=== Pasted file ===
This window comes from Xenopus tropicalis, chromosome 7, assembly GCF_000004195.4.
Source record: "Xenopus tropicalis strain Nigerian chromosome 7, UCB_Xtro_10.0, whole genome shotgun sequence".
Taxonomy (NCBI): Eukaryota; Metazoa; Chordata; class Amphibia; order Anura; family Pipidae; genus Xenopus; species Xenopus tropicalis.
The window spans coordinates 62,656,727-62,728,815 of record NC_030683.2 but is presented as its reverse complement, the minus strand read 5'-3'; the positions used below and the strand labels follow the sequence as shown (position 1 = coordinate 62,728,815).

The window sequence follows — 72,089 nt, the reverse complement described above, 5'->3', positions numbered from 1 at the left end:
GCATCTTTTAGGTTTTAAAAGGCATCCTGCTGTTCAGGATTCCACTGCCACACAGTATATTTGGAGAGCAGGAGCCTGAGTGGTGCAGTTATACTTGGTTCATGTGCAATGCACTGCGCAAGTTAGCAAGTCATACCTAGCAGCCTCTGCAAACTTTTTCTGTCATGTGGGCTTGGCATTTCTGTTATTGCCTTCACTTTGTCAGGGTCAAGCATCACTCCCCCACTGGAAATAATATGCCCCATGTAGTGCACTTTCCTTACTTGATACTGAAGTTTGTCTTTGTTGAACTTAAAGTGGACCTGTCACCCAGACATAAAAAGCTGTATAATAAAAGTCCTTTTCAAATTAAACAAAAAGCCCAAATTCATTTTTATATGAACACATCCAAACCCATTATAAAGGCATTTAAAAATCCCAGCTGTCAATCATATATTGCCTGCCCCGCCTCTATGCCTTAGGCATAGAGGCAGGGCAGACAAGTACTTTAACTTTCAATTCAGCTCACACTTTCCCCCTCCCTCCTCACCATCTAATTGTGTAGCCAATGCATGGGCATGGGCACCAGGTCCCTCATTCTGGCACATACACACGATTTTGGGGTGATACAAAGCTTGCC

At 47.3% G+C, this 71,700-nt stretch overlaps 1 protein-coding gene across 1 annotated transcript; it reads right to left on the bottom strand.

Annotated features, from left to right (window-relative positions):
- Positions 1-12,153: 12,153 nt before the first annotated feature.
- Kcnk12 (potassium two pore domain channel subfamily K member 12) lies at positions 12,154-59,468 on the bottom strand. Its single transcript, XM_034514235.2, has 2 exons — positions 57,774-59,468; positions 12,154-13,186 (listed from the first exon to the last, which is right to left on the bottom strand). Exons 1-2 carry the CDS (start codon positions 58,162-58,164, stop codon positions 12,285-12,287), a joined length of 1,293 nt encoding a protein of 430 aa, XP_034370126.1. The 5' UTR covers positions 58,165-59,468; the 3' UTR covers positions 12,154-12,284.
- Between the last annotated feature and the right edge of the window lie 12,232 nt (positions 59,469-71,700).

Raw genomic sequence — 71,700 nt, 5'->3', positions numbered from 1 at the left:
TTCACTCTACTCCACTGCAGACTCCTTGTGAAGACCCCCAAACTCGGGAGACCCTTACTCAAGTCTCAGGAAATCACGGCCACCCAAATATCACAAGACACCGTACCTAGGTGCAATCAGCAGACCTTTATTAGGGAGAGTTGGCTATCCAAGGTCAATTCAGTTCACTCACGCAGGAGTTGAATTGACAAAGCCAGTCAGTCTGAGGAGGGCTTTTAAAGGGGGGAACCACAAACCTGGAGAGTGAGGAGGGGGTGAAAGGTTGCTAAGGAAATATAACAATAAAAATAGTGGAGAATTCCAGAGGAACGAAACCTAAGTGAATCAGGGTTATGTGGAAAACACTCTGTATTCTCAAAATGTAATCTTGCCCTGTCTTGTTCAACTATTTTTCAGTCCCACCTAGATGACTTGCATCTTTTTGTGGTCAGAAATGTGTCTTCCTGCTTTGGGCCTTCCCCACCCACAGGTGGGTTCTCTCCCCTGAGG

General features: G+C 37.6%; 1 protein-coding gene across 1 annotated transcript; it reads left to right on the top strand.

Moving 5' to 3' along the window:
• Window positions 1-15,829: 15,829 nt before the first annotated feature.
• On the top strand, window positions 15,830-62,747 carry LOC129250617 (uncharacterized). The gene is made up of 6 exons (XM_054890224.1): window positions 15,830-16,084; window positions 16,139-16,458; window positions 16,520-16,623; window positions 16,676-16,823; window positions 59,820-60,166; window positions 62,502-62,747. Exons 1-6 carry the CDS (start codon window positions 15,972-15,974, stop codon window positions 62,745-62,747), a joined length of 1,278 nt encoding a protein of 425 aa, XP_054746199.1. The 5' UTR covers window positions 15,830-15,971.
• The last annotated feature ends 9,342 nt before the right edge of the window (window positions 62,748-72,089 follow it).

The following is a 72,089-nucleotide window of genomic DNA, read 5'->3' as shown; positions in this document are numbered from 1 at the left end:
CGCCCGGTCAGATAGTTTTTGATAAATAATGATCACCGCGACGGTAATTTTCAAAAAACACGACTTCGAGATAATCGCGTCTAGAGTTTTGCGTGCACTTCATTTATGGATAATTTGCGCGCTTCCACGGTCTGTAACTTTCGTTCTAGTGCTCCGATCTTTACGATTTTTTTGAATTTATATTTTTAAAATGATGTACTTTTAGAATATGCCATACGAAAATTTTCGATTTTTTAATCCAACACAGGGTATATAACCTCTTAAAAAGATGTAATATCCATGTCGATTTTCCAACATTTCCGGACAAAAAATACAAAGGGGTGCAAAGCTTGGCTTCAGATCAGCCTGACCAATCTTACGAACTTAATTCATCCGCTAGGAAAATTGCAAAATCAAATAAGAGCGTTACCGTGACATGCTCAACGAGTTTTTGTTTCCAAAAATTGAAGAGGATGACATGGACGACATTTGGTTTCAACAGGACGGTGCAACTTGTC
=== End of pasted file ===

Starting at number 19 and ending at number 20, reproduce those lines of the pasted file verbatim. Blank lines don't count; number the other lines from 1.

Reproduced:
The following is a 72,089-nucleotide window of genomic DNA, read 5'->3' as shown; positions in this document are numbered from 1 at the left end:
CGCCCGGTCAGATAGTTTTTGATAAATAATGATCACCGCGACGGTAATTTTCAAAAAACACGACTTCGAGATAATCGCGTCTAGAGTTTTGCGTGCACTTCATTTATGGATAATTTGCGCGCTTCCACGGTCTGTAACTTTCGTTCTAGTGCTCCGATCTTTACGATTTTTTTGAATTTATATTTTTAAAATGATGTACTTTTAGAATATGCCATACGAAAATTTTCGATTTTTTAATCCAACACAGGGTATATAACCTCTTAAAAAGATGTAATATCCATGTCGATTTTCCAACATTTCCGGACAAAAAATACAAAGGGGTGCAAAGCTTGGCTTCAGATCAGCCTGACCAATCTTACGAACTTAATTCATCCGCTAGGAAAATTGCAAAATCAAATAAGAGCGTTACCGTGACATGCTCAACGAGTTTTTGTTTCCAAAAATTGAAGAGGATGACATGGACGACATTTGGTTTCAACAGGACGGTGCAACTTGTC